Photographer: Wilson, George Washington
Medium: Photographic print
"Overlooking the city in every direction, upon a lofty rock, stands the castellated fort of Edinburgh, which, by the articles of union, is still kept garrisoned. It consists of a series of fortifications, and has accomodation for 2000 soldiers, with 30,000 stand of arms. The Castle is of great antiquity, and has been the scene of many a contest. So early as 1093 it was beseiged by Donald Bane. It was taken by the English in 1296, retaken and demolished by Randolph in 1313, taken by the Regent from Queen Mary in 1573, by Cromwell in 1650, and by William III. in 1689. Being occasionally the ancient seat of royalty, and having held out amid such times, it is now one of the chief objects of interest in the Scottish capital. Here Lady Glannis was burnt to death - here the noble blood of Argyle was shed in martyrdom - here James VI. was born, and here is carefully preserved the Regalia of the Scottish Crown."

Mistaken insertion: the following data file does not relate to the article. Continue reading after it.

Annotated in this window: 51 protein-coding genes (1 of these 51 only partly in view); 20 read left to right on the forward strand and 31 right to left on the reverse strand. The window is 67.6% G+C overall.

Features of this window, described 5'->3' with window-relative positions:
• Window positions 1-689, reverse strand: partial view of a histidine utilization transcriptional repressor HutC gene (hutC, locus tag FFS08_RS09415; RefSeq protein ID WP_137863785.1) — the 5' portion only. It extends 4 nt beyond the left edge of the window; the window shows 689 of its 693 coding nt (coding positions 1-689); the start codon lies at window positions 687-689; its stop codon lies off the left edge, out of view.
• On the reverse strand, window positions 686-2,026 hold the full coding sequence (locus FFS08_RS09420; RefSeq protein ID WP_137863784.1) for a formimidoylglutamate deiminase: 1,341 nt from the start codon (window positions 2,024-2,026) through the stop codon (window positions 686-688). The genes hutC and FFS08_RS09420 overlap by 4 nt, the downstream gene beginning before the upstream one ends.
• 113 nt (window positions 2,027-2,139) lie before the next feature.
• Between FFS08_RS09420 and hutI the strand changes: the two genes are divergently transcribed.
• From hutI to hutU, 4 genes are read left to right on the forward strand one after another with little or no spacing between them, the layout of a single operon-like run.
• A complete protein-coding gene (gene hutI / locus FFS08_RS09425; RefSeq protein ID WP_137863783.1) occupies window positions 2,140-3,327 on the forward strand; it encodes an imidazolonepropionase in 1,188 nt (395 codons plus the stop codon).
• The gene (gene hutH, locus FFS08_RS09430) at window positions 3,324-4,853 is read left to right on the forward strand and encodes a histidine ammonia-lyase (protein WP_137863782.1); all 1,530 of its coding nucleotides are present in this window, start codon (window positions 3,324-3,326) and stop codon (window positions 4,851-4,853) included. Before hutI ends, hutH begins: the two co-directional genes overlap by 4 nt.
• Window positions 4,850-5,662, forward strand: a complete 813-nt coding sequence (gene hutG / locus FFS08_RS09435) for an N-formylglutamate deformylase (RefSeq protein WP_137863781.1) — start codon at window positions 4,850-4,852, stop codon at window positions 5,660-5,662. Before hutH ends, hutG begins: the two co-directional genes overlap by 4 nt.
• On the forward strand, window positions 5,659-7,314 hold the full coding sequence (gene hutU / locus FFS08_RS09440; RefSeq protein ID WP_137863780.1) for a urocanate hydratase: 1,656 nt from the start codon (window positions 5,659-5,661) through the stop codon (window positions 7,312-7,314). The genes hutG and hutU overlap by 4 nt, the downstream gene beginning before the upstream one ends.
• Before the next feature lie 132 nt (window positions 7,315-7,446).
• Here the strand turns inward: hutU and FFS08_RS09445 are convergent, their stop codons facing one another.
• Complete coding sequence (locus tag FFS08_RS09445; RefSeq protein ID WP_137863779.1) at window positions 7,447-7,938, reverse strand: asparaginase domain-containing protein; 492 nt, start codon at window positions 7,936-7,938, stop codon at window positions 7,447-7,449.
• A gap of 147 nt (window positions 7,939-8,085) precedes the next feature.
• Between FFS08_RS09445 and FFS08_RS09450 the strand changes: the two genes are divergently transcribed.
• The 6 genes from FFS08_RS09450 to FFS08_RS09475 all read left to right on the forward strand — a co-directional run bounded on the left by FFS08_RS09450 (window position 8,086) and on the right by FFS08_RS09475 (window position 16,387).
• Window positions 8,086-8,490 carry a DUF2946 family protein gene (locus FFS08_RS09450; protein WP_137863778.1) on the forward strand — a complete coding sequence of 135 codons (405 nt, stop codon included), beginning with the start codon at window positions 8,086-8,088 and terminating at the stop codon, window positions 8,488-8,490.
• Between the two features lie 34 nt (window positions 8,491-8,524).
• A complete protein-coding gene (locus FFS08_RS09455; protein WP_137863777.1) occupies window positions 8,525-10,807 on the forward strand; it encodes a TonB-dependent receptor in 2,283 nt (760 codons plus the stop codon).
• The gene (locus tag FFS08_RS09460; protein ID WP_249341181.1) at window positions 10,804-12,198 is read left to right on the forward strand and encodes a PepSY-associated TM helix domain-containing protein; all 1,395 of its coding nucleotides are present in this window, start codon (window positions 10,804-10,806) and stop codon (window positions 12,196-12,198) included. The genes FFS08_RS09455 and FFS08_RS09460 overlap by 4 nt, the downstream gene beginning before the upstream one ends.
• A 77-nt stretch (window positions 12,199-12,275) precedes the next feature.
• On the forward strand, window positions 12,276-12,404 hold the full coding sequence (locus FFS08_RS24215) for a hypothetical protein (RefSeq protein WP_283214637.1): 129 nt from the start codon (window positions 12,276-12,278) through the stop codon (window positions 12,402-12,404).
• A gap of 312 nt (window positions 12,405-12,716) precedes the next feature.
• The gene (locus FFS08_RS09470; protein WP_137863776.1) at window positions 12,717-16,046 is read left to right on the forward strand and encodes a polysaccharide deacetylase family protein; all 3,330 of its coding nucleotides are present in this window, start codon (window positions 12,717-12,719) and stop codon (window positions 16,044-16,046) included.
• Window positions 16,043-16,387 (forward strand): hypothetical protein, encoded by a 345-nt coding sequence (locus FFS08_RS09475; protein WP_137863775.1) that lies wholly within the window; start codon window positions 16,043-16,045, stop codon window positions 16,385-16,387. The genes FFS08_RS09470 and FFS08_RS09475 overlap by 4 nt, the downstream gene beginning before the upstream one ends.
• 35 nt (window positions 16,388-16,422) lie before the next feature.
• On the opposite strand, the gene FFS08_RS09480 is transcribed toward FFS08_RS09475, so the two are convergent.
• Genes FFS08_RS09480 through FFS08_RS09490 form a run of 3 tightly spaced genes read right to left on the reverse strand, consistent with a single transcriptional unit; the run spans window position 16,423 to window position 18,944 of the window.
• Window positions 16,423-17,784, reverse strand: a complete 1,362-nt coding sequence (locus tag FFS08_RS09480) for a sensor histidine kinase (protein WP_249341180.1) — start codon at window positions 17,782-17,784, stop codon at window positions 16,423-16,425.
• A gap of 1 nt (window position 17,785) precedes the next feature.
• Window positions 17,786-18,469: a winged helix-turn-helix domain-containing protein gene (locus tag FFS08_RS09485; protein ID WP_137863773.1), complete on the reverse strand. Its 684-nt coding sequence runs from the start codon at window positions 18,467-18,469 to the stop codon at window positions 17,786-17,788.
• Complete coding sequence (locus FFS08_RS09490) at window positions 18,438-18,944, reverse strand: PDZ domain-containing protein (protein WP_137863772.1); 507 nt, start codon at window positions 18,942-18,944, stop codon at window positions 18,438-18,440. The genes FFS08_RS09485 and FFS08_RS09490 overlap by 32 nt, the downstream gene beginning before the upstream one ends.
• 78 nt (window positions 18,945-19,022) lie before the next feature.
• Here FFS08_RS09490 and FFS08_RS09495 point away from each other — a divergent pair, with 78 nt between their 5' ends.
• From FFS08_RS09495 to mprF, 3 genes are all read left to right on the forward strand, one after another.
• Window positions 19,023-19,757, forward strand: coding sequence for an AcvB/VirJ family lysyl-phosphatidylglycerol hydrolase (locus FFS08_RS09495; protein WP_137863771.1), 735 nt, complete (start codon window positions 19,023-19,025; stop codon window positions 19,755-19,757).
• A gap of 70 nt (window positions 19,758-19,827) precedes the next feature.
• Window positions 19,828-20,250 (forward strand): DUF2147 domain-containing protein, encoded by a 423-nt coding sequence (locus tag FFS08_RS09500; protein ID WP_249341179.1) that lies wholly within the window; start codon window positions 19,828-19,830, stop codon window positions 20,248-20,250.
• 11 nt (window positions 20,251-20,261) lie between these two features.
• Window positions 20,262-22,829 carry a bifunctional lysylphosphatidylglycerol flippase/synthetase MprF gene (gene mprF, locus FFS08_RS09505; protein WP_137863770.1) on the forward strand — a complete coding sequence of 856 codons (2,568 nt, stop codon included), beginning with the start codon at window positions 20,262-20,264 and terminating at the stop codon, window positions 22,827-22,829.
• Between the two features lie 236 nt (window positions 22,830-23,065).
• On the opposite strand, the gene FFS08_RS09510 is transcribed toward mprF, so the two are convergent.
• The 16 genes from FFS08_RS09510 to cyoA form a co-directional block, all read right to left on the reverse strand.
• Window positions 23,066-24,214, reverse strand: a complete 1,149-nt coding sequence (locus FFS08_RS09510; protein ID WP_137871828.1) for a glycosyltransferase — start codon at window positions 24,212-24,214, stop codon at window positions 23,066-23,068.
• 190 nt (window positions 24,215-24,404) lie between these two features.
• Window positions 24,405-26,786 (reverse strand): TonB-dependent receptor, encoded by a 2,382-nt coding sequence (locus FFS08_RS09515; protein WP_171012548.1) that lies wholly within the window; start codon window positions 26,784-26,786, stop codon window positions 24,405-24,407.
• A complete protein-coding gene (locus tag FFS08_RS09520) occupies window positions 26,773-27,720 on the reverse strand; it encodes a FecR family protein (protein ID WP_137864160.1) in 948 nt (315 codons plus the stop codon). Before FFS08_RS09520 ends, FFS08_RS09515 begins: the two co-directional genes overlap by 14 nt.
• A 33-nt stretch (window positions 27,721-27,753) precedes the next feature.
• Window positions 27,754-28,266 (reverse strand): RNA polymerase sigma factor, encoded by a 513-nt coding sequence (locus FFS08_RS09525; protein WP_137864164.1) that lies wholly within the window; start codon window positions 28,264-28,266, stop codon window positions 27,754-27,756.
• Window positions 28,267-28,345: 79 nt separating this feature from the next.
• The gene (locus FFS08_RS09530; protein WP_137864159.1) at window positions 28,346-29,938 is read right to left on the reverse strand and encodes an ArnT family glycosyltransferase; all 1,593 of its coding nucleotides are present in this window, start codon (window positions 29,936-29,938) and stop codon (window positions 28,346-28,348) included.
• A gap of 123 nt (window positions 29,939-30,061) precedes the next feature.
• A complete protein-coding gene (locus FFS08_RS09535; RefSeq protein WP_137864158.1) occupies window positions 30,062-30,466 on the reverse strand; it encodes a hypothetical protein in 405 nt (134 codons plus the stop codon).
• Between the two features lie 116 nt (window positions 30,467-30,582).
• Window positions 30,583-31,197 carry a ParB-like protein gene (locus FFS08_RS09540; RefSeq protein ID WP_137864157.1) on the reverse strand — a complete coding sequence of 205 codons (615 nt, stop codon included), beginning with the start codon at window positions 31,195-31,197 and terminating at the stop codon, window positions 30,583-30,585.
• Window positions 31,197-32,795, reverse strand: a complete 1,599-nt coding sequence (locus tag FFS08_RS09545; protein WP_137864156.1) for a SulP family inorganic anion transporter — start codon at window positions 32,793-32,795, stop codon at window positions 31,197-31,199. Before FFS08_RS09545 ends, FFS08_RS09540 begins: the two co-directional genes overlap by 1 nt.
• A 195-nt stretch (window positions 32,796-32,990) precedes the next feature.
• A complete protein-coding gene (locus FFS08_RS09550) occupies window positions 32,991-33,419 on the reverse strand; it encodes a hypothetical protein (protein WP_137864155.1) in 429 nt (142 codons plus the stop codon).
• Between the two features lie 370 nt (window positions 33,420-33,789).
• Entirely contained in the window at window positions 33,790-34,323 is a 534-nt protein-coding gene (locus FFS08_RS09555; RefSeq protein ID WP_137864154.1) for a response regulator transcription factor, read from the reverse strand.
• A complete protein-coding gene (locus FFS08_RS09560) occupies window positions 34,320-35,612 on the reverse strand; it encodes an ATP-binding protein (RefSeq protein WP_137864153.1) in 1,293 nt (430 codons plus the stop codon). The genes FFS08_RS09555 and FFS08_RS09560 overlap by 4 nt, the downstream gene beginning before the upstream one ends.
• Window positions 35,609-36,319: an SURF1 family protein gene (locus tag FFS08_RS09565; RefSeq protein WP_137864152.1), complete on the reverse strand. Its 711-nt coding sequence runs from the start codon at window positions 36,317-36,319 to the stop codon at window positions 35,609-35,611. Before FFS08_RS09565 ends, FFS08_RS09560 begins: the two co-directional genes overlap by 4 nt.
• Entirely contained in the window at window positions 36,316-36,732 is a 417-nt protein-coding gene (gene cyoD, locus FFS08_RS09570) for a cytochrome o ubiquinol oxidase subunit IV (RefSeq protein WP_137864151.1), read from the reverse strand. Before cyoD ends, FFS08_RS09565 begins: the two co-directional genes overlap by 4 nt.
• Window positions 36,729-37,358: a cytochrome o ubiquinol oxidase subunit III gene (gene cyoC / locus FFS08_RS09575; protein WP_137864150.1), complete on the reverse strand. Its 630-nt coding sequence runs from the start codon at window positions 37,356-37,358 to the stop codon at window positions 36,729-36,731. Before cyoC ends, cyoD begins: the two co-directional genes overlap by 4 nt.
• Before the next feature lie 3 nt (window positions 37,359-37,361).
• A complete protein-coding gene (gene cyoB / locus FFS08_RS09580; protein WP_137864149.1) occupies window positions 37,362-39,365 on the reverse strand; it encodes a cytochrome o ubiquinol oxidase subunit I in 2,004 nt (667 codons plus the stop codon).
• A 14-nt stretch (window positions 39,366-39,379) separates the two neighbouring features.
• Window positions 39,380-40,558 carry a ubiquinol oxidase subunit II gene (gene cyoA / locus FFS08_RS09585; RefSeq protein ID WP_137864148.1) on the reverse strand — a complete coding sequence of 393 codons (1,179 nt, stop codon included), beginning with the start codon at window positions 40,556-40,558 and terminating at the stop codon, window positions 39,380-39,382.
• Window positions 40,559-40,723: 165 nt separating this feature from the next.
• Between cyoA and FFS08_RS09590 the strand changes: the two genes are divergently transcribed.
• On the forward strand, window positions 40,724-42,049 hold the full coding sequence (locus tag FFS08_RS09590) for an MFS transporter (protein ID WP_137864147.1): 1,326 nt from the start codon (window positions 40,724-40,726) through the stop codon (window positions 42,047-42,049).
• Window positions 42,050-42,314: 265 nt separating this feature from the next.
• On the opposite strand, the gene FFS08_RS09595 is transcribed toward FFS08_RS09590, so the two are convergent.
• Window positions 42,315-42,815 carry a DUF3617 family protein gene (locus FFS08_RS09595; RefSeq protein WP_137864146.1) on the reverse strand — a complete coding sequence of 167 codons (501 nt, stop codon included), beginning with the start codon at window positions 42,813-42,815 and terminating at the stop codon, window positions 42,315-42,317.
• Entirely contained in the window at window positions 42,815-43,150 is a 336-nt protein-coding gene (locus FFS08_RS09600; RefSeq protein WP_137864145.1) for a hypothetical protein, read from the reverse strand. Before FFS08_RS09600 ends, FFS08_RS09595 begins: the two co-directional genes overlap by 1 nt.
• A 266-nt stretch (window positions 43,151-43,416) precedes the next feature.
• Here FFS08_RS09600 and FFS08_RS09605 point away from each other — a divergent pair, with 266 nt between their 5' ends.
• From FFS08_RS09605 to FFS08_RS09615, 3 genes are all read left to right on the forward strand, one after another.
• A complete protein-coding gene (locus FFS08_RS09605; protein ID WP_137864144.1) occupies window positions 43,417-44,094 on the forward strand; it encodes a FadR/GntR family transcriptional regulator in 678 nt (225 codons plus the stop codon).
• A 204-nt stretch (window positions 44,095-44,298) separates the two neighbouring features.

Descriptive letterpress from the book 'Photographs of English and Scottish Scenery' by G W Wilson